The Step After The CAT Exam

India’s management fraternity and the MBA education community are in favour of giving more weightage to group discussion (GD) and personal interview (PI), compared to test scores, for selecting future managers. At present, a majority of the leading B-Schools give 70 per cent weightage to the entrance exam scores and only 30 per cent weightage to group discussion and personal interview. Although the critical importance of group discussion and personal interview for selecting future managers continues to remain a topic of debate, for about 4,000 to 5,000 shortlisted candidates of the Common Admission Test (CAT) 2010 – the results of which were declared last year – it’s going to be the next big hurdle. As they await the second phase of the admission procedure – GD and PI – their dream of getting into one of the eight Indian Institutes of Management (IIMs), among other top B-Schools, inches closer and closer. tutor

But before you let these flights of fancy take control of you, let’s not underestimate the importance of group discussion and personal interview. So you have a group discussion/ personal interview call from a top ten institute. Your heart is almost dancing on the lawns of IIM Ahmedabad or boating in the Joka ‘Jetty’ on the IIM Calcutta campus. But remember, there is one more step to clear – GD and PI. This is where multiple call-getters fall by the wayside year after year.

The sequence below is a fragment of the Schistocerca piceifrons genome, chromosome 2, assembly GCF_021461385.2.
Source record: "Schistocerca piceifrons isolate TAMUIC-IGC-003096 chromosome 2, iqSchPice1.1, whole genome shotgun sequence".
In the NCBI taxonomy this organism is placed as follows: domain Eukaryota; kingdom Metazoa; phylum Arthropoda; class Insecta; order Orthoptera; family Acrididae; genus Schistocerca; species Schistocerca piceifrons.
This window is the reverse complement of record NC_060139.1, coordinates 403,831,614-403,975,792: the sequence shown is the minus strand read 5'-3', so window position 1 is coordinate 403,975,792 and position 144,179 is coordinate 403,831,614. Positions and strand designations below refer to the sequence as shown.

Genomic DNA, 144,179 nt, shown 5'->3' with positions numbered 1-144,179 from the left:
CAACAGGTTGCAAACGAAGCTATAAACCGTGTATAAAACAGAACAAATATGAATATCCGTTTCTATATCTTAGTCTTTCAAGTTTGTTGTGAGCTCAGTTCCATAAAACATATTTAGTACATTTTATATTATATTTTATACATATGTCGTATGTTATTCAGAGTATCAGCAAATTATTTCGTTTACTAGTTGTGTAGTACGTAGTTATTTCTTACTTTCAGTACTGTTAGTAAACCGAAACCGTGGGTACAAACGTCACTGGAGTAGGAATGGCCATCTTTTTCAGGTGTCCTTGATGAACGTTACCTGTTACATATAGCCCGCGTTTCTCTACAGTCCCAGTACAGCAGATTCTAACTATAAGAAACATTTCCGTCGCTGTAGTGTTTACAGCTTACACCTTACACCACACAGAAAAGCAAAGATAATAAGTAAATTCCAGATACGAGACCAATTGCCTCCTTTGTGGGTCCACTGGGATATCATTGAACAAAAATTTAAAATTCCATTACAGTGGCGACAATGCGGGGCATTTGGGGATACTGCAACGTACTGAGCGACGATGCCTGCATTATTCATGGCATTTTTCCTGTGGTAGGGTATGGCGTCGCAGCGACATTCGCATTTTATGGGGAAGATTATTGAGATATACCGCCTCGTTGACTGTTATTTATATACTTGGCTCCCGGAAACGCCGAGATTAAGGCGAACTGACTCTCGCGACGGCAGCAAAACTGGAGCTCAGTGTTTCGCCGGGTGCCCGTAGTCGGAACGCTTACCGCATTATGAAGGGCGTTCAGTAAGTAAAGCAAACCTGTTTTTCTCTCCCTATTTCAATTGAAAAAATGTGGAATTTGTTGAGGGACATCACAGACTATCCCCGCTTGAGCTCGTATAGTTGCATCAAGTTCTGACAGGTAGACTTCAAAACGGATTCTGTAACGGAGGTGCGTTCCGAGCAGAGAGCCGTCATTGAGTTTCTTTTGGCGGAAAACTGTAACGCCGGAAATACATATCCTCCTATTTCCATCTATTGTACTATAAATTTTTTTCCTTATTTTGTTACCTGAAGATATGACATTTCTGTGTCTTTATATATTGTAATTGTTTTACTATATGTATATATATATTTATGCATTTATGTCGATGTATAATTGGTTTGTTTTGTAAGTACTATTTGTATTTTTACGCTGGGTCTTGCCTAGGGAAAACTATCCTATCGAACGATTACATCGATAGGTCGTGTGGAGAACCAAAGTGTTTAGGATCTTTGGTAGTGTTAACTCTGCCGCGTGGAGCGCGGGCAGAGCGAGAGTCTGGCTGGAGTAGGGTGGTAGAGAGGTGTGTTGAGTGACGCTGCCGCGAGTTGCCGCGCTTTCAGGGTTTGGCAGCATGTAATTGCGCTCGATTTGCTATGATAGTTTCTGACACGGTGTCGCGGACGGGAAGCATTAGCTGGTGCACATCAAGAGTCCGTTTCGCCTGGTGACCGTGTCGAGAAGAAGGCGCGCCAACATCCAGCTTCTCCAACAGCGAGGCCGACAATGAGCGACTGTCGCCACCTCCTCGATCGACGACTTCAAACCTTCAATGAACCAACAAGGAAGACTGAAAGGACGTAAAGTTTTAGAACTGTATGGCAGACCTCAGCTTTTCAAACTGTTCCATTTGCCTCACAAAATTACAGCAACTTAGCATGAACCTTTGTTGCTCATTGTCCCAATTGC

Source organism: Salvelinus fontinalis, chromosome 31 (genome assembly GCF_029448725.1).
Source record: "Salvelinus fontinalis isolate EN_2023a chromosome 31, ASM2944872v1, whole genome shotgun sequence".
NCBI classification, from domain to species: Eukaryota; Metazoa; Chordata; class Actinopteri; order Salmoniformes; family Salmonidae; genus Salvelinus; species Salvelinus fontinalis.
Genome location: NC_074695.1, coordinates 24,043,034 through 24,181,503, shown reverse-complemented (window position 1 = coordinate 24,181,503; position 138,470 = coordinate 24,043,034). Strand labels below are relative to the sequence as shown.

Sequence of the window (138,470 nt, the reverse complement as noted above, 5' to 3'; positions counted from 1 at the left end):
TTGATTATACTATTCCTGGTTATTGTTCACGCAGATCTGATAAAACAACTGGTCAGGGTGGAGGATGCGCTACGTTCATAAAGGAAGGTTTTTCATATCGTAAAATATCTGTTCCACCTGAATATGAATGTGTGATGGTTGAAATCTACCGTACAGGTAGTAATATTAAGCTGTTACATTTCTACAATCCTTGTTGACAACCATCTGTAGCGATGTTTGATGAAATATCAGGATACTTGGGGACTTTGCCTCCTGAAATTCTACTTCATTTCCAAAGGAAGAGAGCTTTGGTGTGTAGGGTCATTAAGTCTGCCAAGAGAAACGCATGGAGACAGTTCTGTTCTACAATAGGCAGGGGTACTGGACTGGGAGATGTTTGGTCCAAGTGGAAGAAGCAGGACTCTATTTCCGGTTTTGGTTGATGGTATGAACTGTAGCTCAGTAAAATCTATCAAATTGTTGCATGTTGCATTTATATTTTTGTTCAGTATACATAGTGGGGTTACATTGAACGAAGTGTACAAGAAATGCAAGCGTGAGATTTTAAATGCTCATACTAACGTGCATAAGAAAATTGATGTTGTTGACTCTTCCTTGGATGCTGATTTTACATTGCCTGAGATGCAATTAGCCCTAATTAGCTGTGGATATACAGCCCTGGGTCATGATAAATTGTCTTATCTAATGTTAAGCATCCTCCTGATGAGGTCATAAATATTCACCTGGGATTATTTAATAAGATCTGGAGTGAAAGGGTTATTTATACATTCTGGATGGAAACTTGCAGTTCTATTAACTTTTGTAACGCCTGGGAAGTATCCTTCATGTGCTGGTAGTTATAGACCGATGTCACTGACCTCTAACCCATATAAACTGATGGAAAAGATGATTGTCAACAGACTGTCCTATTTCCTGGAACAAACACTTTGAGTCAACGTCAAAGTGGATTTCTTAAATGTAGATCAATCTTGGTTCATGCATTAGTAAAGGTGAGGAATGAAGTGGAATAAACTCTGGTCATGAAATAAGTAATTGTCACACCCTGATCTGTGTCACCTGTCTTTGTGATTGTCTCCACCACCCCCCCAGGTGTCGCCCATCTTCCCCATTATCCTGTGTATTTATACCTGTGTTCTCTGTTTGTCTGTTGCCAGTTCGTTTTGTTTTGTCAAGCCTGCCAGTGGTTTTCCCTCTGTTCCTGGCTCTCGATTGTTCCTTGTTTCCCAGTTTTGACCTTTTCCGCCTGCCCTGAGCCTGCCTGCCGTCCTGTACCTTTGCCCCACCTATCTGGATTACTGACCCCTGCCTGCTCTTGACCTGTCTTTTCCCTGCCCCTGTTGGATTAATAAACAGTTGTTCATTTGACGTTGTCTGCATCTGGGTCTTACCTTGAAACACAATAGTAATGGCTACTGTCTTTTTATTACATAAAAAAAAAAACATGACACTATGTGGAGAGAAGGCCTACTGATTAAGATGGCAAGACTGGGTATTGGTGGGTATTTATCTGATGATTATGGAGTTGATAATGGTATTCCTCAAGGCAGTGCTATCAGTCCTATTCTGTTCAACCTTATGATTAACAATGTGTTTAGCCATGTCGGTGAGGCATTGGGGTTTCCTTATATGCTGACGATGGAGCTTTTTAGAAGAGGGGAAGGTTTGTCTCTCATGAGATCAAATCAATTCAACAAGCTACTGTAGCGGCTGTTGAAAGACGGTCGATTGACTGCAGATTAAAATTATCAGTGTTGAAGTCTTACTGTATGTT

A lot has been written about the online tests and online exam that one needs to prepare and practice a lot to reach the top B-Schools of India. However, that is but the first step towards your dream. If you make the cut and are among the fortunate few to be invited for an interview, you need to be prepared. The coveted call letter means that you’ve won your battle against the dreaded online test, but it also means that it is time to pull up your socks, pull out all stops and redouble your efforts.

Group discussions are a tool by the means of which institutes can assess how good a candidate is at influencing people. Although it is said that what is tested in a group discussions is your communication skills and interpersonal skills. Once you have left the room what sort of a tangible feeling have you left in the panelists’ minds? This boils down to how much influence you had in the group in the few minutes you were together. Specific instances or specific points are rarely remembered by the panelists. If any attention is paid to specifics it is only towards the negatives. For instance, indulging in loud and abrasive behavior is a sure- shot ticket to go out of the room.

Most feel that a group discussion is like a debate, but what you discuss in a corporate situation or college canteen can also be a group discussion. But of course, in a group discussion, you have to discuss a given topic in a more decent manner and within the set limits. You have to listen to others’ points too. You can’t be shouting or showing aggressive behavior all the time. But then again, if the situation demands, you may have to do it to control the chaos.